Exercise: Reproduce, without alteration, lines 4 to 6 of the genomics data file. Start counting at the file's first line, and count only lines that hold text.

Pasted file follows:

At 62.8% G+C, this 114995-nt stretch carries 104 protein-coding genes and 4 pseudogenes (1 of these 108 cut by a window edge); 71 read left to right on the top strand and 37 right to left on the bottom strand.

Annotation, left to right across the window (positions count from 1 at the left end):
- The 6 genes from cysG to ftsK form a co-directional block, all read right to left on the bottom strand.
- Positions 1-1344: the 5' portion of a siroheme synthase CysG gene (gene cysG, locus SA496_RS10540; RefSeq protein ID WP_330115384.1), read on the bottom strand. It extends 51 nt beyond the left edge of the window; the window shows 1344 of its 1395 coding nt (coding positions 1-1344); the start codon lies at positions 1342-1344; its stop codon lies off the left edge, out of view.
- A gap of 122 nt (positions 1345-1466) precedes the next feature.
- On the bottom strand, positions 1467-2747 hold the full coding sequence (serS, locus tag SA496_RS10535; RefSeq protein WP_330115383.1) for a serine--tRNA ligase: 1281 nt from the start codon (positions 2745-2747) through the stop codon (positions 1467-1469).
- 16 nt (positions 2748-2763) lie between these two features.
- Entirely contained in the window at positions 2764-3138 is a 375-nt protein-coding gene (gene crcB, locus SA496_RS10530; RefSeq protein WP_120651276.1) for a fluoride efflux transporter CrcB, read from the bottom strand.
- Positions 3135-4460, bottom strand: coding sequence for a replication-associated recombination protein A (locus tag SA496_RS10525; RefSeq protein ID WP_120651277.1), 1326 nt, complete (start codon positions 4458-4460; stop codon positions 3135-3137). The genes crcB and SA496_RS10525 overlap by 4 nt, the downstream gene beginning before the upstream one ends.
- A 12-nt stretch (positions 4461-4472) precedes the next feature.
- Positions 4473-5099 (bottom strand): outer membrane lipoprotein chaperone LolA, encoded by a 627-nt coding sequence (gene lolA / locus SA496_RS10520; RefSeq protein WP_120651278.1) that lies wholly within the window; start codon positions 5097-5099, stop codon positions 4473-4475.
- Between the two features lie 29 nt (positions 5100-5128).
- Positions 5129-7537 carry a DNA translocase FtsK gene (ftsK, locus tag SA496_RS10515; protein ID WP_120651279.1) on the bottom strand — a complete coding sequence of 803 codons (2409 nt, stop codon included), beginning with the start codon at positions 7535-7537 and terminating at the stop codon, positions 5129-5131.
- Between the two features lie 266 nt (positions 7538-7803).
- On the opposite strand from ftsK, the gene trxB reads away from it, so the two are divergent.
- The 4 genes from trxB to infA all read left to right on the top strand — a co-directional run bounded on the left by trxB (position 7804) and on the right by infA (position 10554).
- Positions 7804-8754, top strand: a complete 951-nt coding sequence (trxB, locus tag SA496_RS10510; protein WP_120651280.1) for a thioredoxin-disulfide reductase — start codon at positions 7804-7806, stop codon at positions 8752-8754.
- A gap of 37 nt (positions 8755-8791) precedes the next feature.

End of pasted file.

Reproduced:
- Positions 1-1344: the 5' portion of a siroheme synthase CysG gene (gene cysG, locus SA496_RS10540; RefSeq protein ID WP_330115384.1), read on the bottom strand. It extends 51 nt beyond the left edge of the window; the window shows 1344 of its 1395 coding nt (coding positions 1-1344); the start codon lies at positions 1342-1344; its stop codon lies off the left edge, out of view.
- A gap of 122 nt (positions 1345-1466) precedes the next feature.
- On the bottom strand, positions 1467-2747 hold the full coding sequence (serS, locus tag SA496_RS10535; RefSeq protein WP_330115383.1) for a serine--tRNA ligase: 1281 nt from the start codon (positions 2745-2747) through the stop codon (positions 1467-1469).